sperm cell and the HIV virus can be roughly related to the difference
between the size of a football field and a football.” [5]
Another shortcoming of the program is its backers themselves. Abstinence Only, not unlike Intelligent Design, has no official link to any religion, but is forwarded almost exclusively by Christians. With this in mind we should now put ourselves in the shoes of a sexually frustrated teenager and ask ourselves the obvious question, “do these people practice what they preach?” The answer, of course, can be found on the cover of virtually news source printed since 1990, save the National Catholic Reporter and FOX News. A Google search of the terms “clergy” and “sexual abuse” retrieves 1.1 million web pages. The American Catholic boasts that a mere 4,392 priests have been accused of sexual misconduct during the second half of the twentieth century, averaging under 90 incidents per year by a mere 4 percent of practicing priests [6]. While these figures may be impressive by NAMBLA’s standards, they further pale in the face of more recent statistics. From 2004 to 2006 there were 2,589 reports of sexual abuse by priests. This means one of two things; either clergy abuse has increased by nine hundred-eighty percent since The American Catholic released their 2002 report, or pedophilia has been both persistent and grossly underreported for at least the last half-century. The underlying point is this; teenagers with raging hormones are unlikely to hear the message of strict abstinence from the likes of Rev. Ted Haggard.
Finally, the Abstinence Only initiative overlooks the resourcefulness of teenagers. As previously stated, abstinence curriculums are upwards of 80% misleading or distorted. Certainly, adolescents and young adults cannot be kept from this fact throughout their teens and up until marriage. In all likelihood, most children will feel deceived by this fact and lose faith in their sexual education altogether. There’s evidence that teens coming from Abstinence Only programs initiate sexual activity at the same age as those coming from comprehensive sex education programs. However, the teens from the abstinence programs are more likely to engage in risky sexual activity for lack of knowledge about safe sex [7]. The danger is that teens may only learn part of the story from their resources. A young male may learn on the internet that, if he engages in unprotected sex with an HIV-positive individual, he only has a 1 in 1,000 chance of acquiring the disease. He may also learn about a 1993 study of heterosexual couples in which one partner has HIV found that of couples who always used condoms 2 out of 171 couples contracted the disease. In contrast of the couples who did not use condoms, 8 in 10 of the women contracted HIV [8]. Both reports are true, but the latter promotes a healthy sexual attitude while the former promotes risky behavior. In 2005, eighty-seven percent of teens had access to the internet and more than fifty percent used it daily [9]. Children are becoming increasingly resourceful and computer literate. All these facts underscore the danger in feeding them half-truths regarding sexual health. They’re likely to find the truths on their own. Comprehensive sex education helps lead them towards the positive truths so that they can create a healthy and safe attitude towards sex. Abstinence Only ignores the issue entirely.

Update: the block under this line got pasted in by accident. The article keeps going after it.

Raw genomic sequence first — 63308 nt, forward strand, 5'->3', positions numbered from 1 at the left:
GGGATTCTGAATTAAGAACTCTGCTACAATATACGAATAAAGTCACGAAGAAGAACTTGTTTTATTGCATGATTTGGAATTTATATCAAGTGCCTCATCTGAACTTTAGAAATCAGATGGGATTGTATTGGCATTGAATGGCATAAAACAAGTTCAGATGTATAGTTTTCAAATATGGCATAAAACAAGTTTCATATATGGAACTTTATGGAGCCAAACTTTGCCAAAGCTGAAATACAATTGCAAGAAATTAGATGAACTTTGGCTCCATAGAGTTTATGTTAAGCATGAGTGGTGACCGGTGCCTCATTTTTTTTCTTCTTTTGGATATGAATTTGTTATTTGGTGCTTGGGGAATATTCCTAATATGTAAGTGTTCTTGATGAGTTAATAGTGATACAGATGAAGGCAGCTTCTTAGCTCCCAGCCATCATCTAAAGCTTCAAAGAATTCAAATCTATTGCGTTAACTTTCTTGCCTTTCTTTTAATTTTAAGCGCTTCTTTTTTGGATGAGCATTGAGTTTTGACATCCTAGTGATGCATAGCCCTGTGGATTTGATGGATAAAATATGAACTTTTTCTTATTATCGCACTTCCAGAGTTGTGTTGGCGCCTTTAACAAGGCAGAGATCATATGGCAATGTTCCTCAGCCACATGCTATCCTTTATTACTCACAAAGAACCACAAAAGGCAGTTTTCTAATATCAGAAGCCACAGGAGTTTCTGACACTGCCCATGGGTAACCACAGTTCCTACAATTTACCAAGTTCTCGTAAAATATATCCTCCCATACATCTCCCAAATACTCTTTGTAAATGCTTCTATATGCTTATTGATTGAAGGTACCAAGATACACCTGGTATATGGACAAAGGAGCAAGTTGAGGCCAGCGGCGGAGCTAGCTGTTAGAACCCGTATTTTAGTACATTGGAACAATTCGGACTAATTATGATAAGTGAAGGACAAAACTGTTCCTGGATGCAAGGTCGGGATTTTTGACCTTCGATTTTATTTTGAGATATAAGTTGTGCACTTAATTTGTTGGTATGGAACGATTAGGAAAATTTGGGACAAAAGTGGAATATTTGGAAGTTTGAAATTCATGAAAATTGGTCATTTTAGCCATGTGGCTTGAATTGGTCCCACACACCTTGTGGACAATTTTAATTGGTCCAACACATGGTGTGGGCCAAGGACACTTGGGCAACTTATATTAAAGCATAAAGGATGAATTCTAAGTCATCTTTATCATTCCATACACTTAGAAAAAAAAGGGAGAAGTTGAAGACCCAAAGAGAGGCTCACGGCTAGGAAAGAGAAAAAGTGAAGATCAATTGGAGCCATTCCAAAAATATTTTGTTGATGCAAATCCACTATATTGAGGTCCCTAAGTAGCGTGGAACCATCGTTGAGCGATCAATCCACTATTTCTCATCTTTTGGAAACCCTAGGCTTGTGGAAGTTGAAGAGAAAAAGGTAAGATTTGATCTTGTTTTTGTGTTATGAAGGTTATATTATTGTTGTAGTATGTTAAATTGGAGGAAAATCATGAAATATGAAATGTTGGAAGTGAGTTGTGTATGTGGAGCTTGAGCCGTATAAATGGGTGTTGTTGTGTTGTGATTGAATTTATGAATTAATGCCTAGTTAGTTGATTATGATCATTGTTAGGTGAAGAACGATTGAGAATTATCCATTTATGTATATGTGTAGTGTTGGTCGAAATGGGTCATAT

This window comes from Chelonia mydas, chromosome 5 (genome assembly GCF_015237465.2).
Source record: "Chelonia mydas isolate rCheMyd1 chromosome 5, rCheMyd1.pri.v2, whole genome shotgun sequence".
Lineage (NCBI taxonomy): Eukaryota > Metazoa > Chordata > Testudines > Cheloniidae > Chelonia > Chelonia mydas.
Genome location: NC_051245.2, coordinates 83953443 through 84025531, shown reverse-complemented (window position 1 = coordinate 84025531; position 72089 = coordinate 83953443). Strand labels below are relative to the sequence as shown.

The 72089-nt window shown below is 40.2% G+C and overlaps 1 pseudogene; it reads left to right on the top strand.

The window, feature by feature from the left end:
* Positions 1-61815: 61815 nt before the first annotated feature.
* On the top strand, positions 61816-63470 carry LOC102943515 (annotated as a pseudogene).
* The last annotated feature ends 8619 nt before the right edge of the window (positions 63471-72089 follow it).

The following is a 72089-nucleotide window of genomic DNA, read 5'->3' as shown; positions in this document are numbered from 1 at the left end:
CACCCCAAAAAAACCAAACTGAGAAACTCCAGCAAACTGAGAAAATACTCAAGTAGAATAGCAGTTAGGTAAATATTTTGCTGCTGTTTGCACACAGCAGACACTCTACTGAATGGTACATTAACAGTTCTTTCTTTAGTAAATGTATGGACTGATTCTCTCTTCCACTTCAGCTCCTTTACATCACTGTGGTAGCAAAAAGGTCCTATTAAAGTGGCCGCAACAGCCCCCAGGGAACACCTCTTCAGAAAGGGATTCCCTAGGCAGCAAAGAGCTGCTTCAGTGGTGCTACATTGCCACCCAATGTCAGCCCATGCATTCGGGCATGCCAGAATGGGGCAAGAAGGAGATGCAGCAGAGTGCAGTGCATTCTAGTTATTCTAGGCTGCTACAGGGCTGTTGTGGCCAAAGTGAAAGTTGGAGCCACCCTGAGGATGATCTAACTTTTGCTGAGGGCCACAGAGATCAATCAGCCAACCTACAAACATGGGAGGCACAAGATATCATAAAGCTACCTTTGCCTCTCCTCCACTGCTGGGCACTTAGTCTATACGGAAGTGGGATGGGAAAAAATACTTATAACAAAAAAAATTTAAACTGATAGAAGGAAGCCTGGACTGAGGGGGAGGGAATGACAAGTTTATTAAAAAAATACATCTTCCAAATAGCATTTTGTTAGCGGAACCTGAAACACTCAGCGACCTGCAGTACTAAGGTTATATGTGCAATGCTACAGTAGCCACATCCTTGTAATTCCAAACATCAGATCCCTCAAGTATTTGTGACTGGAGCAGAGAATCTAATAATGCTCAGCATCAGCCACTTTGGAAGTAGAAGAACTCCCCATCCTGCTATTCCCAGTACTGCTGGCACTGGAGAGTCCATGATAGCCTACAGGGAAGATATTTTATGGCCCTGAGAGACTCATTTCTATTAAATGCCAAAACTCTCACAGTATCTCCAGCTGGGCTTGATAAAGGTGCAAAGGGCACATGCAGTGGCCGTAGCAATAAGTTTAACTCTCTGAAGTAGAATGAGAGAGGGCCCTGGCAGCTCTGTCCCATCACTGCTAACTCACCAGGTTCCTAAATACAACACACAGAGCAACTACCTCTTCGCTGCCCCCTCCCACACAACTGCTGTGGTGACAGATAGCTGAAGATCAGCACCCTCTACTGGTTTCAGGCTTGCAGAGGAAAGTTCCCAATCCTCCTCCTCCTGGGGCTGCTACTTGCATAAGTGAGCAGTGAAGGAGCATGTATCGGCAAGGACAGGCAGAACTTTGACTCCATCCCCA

We cannot simply say that Abstinence Only is a failure of policy, it’s a failure to an entire generation. How many young people with dreams of higher education and professional careers will find themselves dropping out of school early to take care of unwanted children? How many will have their lives cut short by debilitating or fatal STDs? We owe these children to provide a sound education that will provide them with the tools and structure they require to succeed in this world, to achieve their dreams. To this end, we must design a sexual education and reproductive health program that is realistic and appropriate for today’s world and offers due appreciation and respect for their intelligence.
1 Rector, Robert. The Effectiveness of Abstinence Education Programs in Reducing Sexual Activity Among Youth. The Heritage Foundation. April 2002.
2 US Center for Disease Control, Teen Sexual Activity in the US, updated June 2006, retrieved April 2007
3Xpress Online, Sabrina Ford, Hip Hop and Women’s Sexuality, last updated October 2004, The Golden Gate [X]Press Online, retrieved April 2007
4 Collins C, Alagiri P, Summers T, Morin S. Abstinence Only vs. Comprehensive Sex Education: What are the arguments? What is the evidence?. AIDS Research Institute. Policy Monograph Series. March 2002.
5 Waxman H. The Content of Federally Funded Abstinence-Only Education Programs. Congressional staff analysis. December 2004. Online:
6, Atostino Bono, The Catholic Church and Sexual Abuse by Priests, updated 2002, accessed April 2007
7 Bleakley Amy, Hennessy Michael, Fishbein Martin. Public Opinion on Sex Education in US Schools. Arch PEdiatr Adolesc Med. 2006;1151-1156.3.
8 Planned Parenthood. The Condom. Online: (retrieved April 2007).
9 Pew Internet and American Life Project, Amanda Lenhart, Mary Madden, Paul Hitlin, Teens and Technology, updated July 2005, retrieved April 2007

Labels: , ,


Post a Comment

Subscribe to Post Comments [Atom]

<< Home